Martinsville: GM Racing preview

Team Chevy Rides into Martinsville with Momentum from Successful Bristol Debut of Impala SS Bowtie Brigade Looks to Notch Victory 43 at the Historic Virginia .526-Mile Track Martinsville, VA - Following the historic, successful debut of Impala...

Team Chevy Rides into Martinsville with Momentum from Successful Bristol Debut of Impala SS

Bowtie Brigade Looks to Notch Victory 43 at the Historic Virginia .526-Mile Track

Martinsville, VA - Following the historic, successful debut of Impala SS at Bristol Motor Speedway, Team Chevy rides into Martinsville Speedway with momentum on its side. The new-generation NASCAR race car, Impala SS for Team Chevy, will make its second appearance in competition at the legendary track that has been on the schedule since 1949.

Last weekend Kyle Busch, No. 5 CARQUEST/Kellogg's Impala SS, notched the 600th win for Chevrolet in NASCAR Nextel Cup Series (NNCS) competition; victory for the Impala SS in its NNCS launch (Impala competed previously in NNCS from 1959 to 1964) and the 200th NASCAR multi-series win for Hendrick Motorsports.

Given Chevy's successful record at the .526-mile paperclip-shaped Virginia track, 42 wins of the total 116 NNCS races run there, the Bowtie Brigade is looking sharp and ready for battle at the second consecutive short track race, race six of the 36-race NNCS season.

Jeff Gordon, No 24 DuPont Impala SS, leads all active drivers with seven (7) wins at Martinsville. The four-time NNCS champion has led 2,206 laps in 20 of his 28 previous race starts to hold the record of current drivers.

Tony Stewart, No. 20 Home Depot Impala SS, has two Martinsville victories and is the defending winner of the annual spring event. Stewart, two-time NNCS champion, is also a four digit lap leader, running on the point for 1,182 laps in nine different races.

Defending NNCS champion Jimmie Johnson, No. 48 Lowe's Impala SS, also has two Martinsville wins including the fall 2006 race.

Jeff Burton, No. 31 Cingular Wireless Impala SS, has scored one win on the flat, asphalt straights and concrete cornered track.

So what is the common denominator for these drivers heading in to Martinsville? Each one of them had a strong Impala SS at Bristol, as did many of their teammates, proving the organizations they drive for have maximized the technological tools developed specifically for the new race car by GM Racing experts.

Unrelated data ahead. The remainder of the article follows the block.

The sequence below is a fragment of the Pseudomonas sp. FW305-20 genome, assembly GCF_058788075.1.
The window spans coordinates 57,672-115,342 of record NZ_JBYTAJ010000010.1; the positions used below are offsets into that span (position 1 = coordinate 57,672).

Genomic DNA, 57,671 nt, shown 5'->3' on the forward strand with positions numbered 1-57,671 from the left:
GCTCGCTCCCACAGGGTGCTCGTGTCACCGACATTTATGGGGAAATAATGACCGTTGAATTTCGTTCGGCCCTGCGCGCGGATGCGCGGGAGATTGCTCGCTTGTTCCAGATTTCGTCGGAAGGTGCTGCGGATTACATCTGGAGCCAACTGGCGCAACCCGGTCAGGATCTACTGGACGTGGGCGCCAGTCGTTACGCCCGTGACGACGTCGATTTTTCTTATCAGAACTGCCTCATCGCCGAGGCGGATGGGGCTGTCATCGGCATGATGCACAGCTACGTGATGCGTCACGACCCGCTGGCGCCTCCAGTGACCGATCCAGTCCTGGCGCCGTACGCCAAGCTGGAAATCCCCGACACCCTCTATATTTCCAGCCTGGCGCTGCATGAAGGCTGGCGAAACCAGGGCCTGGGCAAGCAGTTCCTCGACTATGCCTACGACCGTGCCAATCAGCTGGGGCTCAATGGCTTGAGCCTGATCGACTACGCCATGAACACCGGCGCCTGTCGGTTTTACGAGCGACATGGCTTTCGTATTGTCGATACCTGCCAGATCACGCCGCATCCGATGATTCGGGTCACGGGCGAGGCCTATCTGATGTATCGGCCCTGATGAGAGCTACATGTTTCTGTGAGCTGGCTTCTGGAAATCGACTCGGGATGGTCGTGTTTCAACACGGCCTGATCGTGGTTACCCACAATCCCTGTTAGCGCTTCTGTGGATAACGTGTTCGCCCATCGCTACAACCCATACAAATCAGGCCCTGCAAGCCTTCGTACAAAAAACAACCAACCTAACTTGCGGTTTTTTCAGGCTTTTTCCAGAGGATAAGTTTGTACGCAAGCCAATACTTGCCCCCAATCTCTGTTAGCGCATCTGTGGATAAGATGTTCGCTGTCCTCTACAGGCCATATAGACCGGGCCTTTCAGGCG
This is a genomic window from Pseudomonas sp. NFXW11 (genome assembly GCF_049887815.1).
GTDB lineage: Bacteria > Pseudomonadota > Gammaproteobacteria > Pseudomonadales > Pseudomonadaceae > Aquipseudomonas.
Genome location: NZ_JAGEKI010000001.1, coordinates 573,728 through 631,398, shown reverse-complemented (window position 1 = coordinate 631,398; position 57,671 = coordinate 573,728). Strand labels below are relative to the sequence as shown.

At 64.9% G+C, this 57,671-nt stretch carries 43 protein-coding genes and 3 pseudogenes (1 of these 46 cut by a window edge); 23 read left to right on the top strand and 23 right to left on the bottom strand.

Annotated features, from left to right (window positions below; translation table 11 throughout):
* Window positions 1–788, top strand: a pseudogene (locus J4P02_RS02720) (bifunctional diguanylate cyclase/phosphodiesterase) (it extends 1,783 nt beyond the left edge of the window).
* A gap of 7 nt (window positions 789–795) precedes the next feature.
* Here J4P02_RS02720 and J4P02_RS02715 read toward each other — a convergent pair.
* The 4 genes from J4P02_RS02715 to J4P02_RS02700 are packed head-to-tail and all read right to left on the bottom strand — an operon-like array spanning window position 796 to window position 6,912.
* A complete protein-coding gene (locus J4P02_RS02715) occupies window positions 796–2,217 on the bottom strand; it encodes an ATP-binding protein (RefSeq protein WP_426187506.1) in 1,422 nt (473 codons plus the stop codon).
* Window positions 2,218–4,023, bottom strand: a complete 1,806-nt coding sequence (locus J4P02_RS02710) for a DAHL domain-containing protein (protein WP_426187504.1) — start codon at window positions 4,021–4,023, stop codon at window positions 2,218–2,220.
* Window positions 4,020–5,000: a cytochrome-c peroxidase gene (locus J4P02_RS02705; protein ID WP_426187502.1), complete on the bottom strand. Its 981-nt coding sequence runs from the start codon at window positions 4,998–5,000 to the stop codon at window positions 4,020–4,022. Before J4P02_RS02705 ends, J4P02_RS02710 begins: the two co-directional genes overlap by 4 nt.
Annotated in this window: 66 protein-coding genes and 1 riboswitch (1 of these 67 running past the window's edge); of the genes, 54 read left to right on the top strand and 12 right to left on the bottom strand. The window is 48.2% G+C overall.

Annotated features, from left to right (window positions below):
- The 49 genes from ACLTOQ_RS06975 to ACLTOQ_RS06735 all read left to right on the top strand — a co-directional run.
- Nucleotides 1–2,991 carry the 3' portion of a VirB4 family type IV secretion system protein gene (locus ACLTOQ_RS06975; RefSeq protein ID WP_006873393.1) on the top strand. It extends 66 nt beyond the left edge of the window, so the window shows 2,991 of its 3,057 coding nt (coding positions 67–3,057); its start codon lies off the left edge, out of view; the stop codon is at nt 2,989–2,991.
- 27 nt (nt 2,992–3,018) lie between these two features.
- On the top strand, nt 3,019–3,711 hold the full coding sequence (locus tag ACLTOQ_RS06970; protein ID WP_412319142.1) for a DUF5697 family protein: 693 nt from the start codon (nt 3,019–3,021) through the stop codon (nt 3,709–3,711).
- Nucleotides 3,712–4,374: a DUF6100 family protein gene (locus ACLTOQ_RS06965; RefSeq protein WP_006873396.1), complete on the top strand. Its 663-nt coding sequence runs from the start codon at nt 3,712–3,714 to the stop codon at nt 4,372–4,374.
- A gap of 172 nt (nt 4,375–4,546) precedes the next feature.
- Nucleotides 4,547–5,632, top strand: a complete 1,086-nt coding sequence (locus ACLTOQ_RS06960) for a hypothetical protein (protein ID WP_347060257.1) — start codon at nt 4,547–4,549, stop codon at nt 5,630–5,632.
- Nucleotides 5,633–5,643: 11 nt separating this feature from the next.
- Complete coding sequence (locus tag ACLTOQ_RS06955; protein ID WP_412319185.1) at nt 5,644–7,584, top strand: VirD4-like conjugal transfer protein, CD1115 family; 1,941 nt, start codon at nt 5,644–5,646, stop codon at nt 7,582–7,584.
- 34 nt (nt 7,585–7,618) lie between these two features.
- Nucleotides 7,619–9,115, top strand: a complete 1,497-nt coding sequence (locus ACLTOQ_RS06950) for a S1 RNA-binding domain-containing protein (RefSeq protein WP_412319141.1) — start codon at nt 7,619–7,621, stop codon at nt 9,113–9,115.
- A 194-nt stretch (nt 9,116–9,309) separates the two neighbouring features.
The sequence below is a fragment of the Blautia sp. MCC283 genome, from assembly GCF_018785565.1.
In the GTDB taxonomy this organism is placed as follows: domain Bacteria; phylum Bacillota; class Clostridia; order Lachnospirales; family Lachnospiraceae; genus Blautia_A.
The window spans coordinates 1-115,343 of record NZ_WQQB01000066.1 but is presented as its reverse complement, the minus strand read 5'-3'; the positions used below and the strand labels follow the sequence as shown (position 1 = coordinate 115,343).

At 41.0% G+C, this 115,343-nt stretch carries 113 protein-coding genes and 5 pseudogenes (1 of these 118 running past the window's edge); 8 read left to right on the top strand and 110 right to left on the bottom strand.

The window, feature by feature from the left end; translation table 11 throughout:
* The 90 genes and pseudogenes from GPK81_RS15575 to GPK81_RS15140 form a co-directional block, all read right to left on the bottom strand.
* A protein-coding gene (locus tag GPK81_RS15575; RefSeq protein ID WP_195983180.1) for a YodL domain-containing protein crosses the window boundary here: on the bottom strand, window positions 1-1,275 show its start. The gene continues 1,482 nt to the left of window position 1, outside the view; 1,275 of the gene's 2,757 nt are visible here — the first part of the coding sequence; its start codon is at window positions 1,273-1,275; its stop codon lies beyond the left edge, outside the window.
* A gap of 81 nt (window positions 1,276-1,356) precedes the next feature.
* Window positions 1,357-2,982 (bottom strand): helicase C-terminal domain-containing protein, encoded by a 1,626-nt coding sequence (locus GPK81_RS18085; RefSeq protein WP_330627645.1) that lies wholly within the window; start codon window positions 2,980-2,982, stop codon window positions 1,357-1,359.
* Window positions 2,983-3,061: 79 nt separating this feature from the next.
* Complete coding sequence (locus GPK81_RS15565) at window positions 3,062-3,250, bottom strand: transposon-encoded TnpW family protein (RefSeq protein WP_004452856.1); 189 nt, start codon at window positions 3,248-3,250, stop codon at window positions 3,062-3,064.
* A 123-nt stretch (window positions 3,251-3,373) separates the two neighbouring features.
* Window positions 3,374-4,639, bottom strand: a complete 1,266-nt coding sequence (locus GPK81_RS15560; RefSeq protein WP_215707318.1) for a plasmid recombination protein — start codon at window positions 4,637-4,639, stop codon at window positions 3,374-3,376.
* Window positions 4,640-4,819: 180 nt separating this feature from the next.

GM Racing safety, aero and chassis specialists worked diligently over months and years with Chevy NNCS teams to produce the best race car possible. Four of the top-five finishers at Bristol were members of Team Chevy as was eight of the top-10 in the final order.

"Our teams were proof that hard work and dedication as a team pays off," said Alba Colon, GM Racing program manager for NASCAR Nextel Cup Series. "Our GM engineering staff has been working with our Chevy teams and NASCAR in the development of the Impala SS new-generation NASCAR race car in every aspect. From the safety changes, to chassis setup, to aerodynamic needs we have worked side-by-side with our teams to ensure they had the best possible package to take to the track.

"The strength of many of our Chevy drivers at Bristol capped off with the win by Kyle Busch is a testimony to the effort put forth by all. We are looking forward to Martinsville and feel we are prepared to be a force to be reckoned with. Of course, in short-track racing, there are so many unknowns that there is no way to predict the final outcome, as far as preparation goes, we are ready for this weekend."

This Martinsville spring event last year featured one of the most impressive drives of Dale Earnhardt, Jr's., No. 8 Budweiser Impala SS, career as he rebounded from two separate crashes to take a battered Chevy to a fourth-place finish. His average finish in the April Martinsville event is 9.2 place.

"It's been a culture shock for everyone with the new car," said Earnhardt, Jr. "It doesn't have the same handling characteristics as the old car, so all of the adjustments and all of the changes that you need to make are a learning experience each lap. It reminds me of my rookie year in 2000, when we came from the Busch Series and all of a sudden we had to learn how to make a much different car do the things we liked or were used to before. It takes some time, but we'll be fine. DEI (Dale Earnhardt Inc.) has been working really hard with a lot of test sessions at places like South Boston (Va.) to try and learn what the car likes on a short track like Martinsville.

Earnhardt, Jr. concluded by saying: "We've always been strong at Martinsville, and all I want or expect from my guys is that we're in the ballpark when we unload that car. If we're close, then we're going to be all right. Get me in the ballpark and I'll drive that thing as hard as I can. The mindset at Martinsville is a lot like Bristol or at a road course: you try to stay out of trouble and survive until the last 100 laps, and then you go racin' to see who's gonna take home the trophy. Last year at this race, we got caught in someone else's mess in the first few laps and still managed to get a top-five finish with a car that was beaten to within an inch of its life. It was cool, but I don't want to have to do that again."

-credit: gm racing

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About this article
Series NASCAR Sprint Cup
Drivers Dale Earnhardt , Jeff Burton , Jeff Gordon , Tony Stewart , Jimmie Johnson , Kyle Busch
Teams Hendrick Motorsports